(Spectator Scoff, January 2010)

If you are reading this article the likelihood is that you are university educated, your parents owned the home you grew up in and you’ve travelled extensively. Food enthusiasts fall into a cohort of the population that is, undoubtedly, the antithesis of the Chav, and his successful cousin Mondeo Man.

We have to face up to the close association between the food we eat and the class we aspire to, whether it be trustafarian bo-ho, haute bourgeois or plain aristocrat. Just as many of us wouldn’t be seen dead in a football strip, likewise, we cringe at the thought of enjoying the proletarian flavour of char-grilled burgers bought from chip vans or, worse still, the suburban lull of ham and pineapple on take-out pizza.

Yes indeed, food snobbery is alive and well, and I must say I do succumb to it myself, closely surveying the tawdry purchases of the hoi polloi on the rare occasions I venture into large supermarkets.

Equally, I grow weary at the nonsense spouted by food enthusiasts. My latest bugbear is the elevated status accorded to ‘peasant food’ which is now closely associated with the ideals of a lost agrarian authenticity. The difficulty I have with this depiction is that it ignores the ‘nasty, brutish and short’ realities of a peasant life characterised by food shortages, even famine, and petty paternalism.

Devotees, such as Rick Stein, bemoan a mythical lost heritage where agricultural workers enjoyed a diet of Cornish pasties, Bakewell tarts, Melton Mowbray pork pies and Cumberland sausages washed down with lashings of Real Ale. This picture is, of course, far from accurate. As Stephen Mennell author of All Manners of Food, the classic rendering of the divergence between French and English culinary traditions, tells us, pies, puddings and conserves were the food of the gentry, rarely eaten by the lower orders.

Instead, as with the rest of Europe, until the nineteenth century at the earliest, the food of the great bulk of the population was soups, stews or porridge cooked in one pot over an open fire, or worse: Sir Frederick Eden’s 1797 publication The State of the Poor shows how labourers in the south of England were ‘habituated to the unvarying meal of dry bread and cheese from week’s end to week’s end’.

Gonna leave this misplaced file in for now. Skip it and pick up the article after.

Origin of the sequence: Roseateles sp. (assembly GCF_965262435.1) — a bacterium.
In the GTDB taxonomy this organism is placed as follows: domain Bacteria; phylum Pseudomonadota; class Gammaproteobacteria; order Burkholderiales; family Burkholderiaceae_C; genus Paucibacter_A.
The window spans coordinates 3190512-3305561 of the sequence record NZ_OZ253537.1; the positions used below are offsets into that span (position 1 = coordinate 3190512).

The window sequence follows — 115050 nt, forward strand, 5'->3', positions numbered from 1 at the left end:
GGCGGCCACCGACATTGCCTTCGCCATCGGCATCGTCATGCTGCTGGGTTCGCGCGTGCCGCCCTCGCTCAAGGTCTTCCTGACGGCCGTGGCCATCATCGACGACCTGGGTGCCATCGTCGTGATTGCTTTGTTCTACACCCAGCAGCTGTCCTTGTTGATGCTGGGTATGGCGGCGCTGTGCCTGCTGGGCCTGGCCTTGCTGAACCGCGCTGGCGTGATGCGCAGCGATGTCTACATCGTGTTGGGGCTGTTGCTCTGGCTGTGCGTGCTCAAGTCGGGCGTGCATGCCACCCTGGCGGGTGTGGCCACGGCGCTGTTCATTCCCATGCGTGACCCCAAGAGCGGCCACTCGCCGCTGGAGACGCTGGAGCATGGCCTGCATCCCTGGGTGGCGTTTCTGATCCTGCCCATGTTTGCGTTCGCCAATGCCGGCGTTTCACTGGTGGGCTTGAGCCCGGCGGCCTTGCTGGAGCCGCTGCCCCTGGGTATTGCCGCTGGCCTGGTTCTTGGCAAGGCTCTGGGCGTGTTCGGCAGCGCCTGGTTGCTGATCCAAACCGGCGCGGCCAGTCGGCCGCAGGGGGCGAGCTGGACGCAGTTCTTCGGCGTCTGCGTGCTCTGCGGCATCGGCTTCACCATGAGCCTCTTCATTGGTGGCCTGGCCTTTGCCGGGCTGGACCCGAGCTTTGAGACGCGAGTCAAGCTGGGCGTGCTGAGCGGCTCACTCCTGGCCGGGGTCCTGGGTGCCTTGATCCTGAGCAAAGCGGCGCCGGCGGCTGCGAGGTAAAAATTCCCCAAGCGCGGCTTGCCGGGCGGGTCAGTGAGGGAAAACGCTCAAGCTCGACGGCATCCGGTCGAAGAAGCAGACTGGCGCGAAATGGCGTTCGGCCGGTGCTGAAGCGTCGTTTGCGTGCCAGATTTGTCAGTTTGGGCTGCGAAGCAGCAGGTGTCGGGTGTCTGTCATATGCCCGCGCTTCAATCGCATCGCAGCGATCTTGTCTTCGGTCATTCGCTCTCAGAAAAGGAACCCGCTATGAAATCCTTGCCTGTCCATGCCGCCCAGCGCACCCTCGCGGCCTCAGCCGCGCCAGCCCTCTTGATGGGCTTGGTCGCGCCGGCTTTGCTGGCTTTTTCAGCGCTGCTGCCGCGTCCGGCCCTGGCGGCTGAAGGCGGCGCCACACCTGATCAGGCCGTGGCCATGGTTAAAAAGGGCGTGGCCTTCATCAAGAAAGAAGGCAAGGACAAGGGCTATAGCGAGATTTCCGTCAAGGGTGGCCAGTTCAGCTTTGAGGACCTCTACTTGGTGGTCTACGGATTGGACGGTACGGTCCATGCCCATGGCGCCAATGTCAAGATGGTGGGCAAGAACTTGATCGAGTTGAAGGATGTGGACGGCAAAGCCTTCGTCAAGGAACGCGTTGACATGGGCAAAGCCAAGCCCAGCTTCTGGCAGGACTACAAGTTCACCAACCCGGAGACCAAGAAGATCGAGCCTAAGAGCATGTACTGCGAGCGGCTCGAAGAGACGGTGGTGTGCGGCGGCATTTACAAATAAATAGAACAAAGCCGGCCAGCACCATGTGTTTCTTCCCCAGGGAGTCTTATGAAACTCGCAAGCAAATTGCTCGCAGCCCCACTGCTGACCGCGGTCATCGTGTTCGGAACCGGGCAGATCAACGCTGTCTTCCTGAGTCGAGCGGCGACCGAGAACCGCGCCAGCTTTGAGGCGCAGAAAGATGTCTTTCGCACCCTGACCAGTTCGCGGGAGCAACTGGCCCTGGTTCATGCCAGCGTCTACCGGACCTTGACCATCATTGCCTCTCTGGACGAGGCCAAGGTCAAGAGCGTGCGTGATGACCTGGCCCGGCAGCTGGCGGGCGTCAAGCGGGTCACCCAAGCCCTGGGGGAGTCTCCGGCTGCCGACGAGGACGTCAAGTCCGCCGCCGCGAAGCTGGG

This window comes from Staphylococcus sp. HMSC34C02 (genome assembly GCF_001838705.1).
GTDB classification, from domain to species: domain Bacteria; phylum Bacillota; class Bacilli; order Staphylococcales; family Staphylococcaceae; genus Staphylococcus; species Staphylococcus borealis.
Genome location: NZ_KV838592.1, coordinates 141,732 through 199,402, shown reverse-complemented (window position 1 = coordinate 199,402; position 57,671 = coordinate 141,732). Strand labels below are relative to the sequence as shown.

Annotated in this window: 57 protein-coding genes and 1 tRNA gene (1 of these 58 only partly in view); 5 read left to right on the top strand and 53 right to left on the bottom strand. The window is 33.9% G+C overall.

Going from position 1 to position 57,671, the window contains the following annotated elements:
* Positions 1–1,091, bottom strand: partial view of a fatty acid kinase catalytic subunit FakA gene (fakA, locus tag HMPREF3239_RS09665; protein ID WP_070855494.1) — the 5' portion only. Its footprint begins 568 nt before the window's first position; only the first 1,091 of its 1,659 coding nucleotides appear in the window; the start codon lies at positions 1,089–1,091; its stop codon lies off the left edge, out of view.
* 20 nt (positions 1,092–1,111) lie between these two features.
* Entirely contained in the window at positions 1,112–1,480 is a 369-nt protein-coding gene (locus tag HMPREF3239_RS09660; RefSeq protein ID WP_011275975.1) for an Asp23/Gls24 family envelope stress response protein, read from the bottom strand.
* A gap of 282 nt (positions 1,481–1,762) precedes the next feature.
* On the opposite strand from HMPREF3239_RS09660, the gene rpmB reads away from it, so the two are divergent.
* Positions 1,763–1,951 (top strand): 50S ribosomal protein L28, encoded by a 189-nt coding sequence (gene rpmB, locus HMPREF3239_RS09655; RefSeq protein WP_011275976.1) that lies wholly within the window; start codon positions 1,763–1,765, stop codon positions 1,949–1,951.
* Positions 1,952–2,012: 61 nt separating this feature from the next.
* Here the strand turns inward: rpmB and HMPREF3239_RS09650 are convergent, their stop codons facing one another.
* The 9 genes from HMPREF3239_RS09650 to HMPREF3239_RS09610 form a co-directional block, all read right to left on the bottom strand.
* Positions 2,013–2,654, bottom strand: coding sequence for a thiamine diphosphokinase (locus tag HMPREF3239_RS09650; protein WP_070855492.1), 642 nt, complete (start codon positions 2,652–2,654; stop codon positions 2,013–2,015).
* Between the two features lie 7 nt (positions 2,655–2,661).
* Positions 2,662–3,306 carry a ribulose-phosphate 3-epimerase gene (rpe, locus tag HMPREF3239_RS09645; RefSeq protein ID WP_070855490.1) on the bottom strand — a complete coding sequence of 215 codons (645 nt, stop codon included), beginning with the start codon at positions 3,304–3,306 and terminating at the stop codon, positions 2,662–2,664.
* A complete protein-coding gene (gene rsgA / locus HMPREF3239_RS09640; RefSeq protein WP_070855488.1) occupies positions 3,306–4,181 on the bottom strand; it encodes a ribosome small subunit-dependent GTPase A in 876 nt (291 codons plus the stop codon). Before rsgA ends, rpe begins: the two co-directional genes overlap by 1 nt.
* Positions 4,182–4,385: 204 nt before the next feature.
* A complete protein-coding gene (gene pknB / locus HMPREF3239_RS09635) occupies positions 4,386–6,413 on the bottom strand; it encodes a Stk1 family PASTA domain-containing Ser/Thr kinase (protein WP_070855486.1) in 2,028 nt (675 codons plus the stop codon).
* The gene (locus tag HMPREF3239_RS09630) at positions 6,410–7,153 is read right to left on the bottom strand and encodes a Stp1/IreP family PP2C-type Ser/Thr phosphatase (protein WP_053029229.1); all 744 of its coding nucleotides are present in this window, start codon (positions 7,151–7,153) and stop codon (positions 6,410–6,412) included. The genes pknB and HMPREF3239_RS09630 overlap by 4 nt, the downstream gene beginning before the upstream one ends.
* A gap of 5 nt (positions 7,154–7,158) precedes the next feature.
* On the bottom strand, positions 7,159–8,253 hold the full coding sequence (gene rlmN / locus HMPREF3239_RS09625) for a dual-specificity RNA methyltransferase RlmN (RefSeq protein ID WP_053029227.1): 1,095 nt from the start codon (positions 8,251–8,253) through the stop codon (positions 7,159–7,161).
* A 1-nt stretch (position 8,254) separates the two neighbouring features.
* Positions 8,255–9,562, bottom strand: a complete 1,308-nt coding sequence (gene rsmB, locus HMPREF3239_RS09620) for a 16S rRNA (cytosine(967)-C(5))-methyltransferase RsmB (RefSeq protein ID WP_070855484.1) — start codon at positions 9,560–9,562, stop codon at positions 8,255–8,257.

The kind of ‘traditional’ English food that I encounter invariably contains meat, yet, this constituted only a tiny part of that diet: as recently as a century ago, the average annual consumption per capita in England was 25 kilos, a figure that has risen to 80 kilos today. This carnality is connected to urbanisation, leading Carolyn Steele to the conclusion that ‘the inexorable rise of burgher and burger go hand in hand’.

In anguish at the loss of ‘tradition’ in this country, food enthusiasts have sought rifugio in Italian cuisine, which is generally portrayed as being suckled on the teat of Mother Nature herself.

But a recent publication Delizia – The Epic History of Italian Food by John Dickie, explodes many of the myths surrounding Italian food: Marco Polo did not bring pasta to Italy from China, and there is no evidence for the contention that Catarina de’ Medici brought about the export of Italian culinary expertise to France.

Dickie contends that ‘Italian food is city food’ and says that ‘until the middle of the twentieth century ordinary people in the Italian countryside ate very badly – countless documents tell us as much’. He supports this by recalling a number of popular sayings; among my favourites were: When the peasant eats a chicken either the peasant is ill or the chicken is, and Don’t tell the peasants how good cheese is with pears.

Yet, as Dickie tells us, Italians now embrace the idea of ‘peasant’ food wholeheartedly: ‘the surest way to get a product moving off the supermarket shelves is by putting “peasant tradition” on the packet’.

This contemporary ‘peasant’ food is, however, far distant from the gruel of yesteryear. Until recently, even pasta, that most identifiable of Italian foods, formed only a minor part in the Italian diet compared to polenta (yellow maize) especially in the north of Italy. So in the 1950s each Italian man, woman and child was eating 60 grams of polenta per day, but by the 1980s the figure was too small to register statistically.

The point often forgotten about so-called peasant food is that food preparation for the peasant was, for the most part, a question of careful husbandry of scarce resources. There were no food fads, just survival. To quote Mennell again: ‘Judged in relation to basic physiological needs, virtually the whole history of cookery would have to be considered a study of luxury’.





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